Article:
The brain would be able to remember past immune responses and reactivate them to induce a feeling of illness.
- The insular cortex, also known as the insula, is an area of the brain responsible for interoception, i.e. the sense of the physiological state of the body.
- This region is capable of storing immune responses and reactivating them with a simple memory, recreating inflammation.
- These findings open a new therapeutic avenue for treating chronic inflammatory conditions such as Crohn’s disease, psoriasis and other autoimmune diseases by attenuating their memory trace in the brain.
Beyond the physical factor, emotions can play a role in the progression of certain diseases. These are called psychosomatic disorders, where stress or other strong emotions can aggravate symptoms. In a new study, scientists have explored the possibility that the brain itself can trigger symptoms. In work presented November 8 in the journal Cell, Israeli researchers suggest that neurons in the brain are capable of inducing a feeling of illness, or even an actual illness.
Inflammation that recurs without external stimulus
The researchers were particularly interested in the insular cortex, also known as the insula, which is an area of the brain responsible for interoception, or the sense of the body’s physiological state. This includes hunger, thirst, pain and heart rate. They then reasoned that if the body is able to store memories of past immune responses, this brain region must be involved.
To test their hypothesis, the researchers conducted experiments on mice in which they induced inflammation of the colon. Using genetic manipulation techniques, they were able to “capture” groups of neurons in the insular cortex that showed increased activity during inflammation. Once the mice recovered, they artificially triggered these neurons. With no external stimulus other than this triggering of cells in the brain, the inflammation reappeared, in exactly the same area where it was before. The researchers obtained similar results in other mice in which they had induced another inflammatory disease, in this case peritonitis, in the abdominal cavity.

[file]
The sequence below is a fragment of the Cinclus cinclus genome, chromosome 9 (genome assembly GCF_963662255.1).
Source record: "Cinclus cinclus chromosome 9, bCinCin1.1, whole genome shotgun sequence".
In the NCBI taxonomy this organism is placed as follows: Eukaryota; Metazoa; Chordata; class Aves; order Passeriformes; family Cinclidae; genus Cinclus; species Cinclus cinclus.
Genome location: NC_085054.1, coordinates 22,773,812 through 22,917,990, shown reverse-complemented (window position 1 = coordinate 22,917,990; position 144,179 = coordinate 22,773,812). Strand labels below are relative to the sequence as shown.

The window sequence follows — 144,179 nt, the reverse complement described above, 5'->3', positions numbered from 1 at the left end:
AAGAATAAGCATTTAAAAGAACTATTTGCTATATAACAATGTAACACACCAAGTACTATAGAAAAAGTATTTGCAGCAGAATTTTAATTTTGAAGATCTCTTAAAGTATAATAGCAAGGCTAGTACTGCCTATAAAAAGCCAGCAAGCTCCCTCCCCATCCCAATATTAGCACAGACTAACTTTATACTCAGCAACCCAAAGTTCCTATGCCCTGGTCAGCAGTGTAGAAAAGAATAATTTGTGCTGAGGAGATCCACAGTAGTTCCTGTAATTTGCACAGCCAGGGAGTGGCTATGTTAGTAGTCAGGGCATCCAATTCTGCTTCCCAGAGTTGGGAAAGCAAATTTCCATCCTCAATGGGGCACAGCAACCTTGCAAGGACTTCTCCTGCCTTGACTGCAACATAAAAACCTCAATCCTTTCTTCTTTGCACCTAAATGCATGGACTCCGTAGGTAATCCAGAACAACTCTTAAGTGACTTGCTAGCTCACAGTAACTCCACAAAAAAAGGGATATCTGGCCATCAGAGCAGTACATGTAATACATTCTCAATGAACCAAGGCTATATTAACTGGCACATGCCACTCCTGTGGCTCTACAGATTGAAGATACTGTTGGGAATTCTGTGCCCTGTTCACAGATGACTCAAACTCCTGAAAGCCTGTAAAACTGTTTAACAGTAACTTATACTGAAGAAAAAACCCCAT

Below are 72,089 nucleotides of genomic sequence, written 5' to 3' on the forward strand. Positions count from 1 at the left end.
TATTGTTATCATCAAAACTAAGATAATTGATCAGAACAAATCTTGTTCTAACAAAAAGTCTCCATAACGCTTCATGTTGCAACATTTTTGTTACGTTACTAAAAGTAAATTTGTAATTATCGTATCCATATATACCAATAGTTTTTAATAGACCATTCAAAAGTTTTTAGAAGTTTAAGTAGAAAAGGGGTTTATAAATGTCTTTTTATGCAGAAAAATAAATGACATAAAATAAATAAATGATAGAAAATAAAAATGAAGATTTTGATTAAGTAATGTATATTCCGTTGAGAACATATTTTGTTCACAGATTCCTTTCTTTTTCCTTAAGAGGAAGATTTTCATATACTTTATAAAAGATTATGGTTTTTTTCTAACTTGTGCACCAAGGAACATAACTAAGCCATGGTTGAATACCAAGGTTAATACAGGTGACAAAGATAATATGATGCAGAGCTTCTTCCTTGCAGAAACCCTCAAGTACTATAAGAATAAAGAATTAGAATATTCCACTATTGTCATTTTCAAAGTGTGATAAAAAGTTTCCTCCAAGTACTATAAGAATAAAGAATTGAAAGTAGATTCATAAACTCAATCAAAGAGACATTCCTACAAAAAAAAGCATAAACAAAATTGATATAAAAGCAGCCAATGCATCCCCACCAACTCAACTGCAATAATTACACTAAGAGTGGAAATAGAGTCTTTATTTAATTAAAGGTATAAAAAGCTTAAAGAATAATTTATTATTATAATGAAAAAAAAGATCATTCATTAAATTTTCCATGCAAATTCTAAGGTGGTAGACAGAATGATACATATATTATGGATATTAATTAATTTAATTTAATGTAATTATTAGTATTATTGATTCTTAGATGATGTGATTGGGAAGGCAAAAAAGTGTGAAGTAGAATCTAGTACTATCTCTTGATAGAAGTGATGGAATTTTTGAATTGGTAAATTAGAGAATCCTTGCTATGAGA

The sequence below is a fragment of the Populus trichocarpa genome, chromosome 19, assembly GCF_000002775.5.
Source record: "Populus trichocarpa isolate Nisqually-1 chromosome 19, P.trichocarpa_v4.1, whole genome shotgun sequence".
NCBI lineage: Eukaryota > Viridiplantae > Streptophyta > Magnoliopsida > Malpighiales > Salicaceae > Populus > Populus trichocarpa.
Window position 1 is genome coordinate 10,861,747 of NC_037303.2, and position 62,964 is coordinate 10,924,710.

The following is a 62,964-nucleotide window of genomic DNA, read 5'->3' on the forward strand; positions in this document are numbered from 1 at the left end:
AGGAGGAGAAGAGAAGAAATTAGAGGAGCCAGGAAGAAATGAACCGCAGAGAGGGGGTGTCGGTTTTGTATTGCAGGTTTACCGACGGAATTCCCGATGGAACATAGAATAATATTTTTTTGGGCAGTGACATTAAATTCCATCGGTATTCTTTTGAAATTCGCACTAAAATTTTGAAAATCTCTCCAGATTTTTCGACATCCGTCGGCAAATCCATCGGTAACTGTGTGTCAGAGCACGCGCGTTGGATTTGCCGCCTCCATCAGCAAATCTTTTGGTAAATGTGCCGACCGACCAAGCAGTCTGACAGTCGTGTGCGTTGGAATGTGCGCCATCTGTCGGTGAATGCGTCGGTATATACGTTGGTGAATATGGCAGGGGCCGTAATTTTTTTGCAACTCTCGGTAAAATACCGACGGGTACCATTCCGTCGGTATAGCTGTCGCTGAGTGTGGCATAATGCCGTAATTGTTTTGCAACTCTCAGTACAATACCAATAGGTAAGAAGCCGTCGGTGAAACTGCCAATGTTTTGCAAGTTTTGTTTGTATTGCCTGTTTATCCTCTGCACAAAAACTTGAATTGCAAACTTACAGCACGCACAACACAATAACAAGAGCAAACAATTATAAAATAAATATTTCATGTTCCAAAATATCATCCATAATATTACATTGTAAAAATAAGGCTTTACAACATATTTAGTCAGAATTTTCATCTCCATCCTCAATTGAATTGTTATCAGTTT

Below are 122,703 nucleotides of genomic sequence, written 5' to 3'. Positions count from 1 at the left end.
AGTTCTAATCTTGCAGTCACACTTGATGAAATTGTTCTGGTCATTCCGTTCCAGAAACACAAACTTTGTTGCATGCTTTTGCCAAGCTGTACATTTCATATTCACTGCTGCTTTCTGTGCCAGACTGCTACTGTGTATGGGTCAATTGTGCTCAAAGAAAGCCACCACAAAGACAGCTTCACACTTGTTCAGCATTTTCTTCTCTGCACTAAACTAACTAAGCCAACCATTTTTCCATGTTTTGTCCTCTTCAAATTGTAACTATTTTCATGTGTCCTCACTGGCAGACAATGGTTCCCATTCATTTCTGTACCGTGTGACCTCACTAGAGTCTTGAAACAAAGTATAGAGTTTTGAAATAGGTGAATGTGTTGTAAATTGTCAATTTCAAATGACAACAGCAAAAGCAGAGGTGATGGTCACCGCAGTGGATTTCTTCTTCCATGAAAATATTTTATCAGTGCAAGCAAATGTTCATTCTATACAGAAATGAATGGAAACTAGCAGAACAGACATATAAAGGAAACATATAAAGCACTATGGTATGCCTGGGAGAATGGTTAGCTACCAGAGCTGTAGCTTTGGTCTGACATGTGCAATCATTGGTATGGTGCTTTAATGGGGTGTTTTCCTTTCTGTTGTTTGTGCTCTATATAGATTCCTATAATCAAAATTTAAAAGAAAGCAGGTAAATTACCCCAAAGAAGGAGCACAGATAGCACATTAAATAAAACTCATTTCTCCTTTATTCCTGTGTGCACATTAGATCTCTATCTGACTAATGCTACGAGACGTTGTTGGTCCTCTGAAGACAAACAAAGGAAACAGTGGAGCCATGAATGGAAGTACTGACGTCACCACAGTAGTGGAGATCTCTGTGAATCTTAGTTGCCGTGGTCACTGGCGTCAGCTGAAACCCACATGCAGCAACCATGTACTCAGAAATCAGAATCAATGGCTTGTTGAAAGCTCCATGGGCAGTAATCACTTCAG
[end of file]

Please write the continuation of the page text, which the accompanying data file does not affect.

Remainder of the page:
A simple memory triggers inflammation
The mere memory of inflammation is likely to reactivate it.
This is exceptional work, establishing that the classic concept of immunological memory can be represented in neuronsKevin Tracey, a neurosurgeon who was not involved in the study.
The researchers then conducted experiments to test the opposite effect: could removing neurons in mice with active inflammation result in an immediate reduction in inflammation? They found that it did. These results supported the study authors in their hypothesis although this is a basic mouse study and there are multiple challenges in translating the concept to humans. These findings open up a new therapeutic avenue for treating chronic inflammatory conditions such as Crohn’s disease, psoriasis and other autoimmune diseases by attenuating their memory traces in the brain.
Turning this ability to your advantage
While this ability to trigger inflammation may seem negative, it can also be used positively.
There are evolutionary advantages to such a connection,” continues neuroimmunologist Asya Rolls, who led the research group. The body needs to respond as quickly as possible to infection before the attacking bacteria or virus can multiply. […] There is an advantage to being prepared for battle when you are about to face an infection you have already encountered. A shorter response time would allow the body to defeat the infection more quickly and with less effort.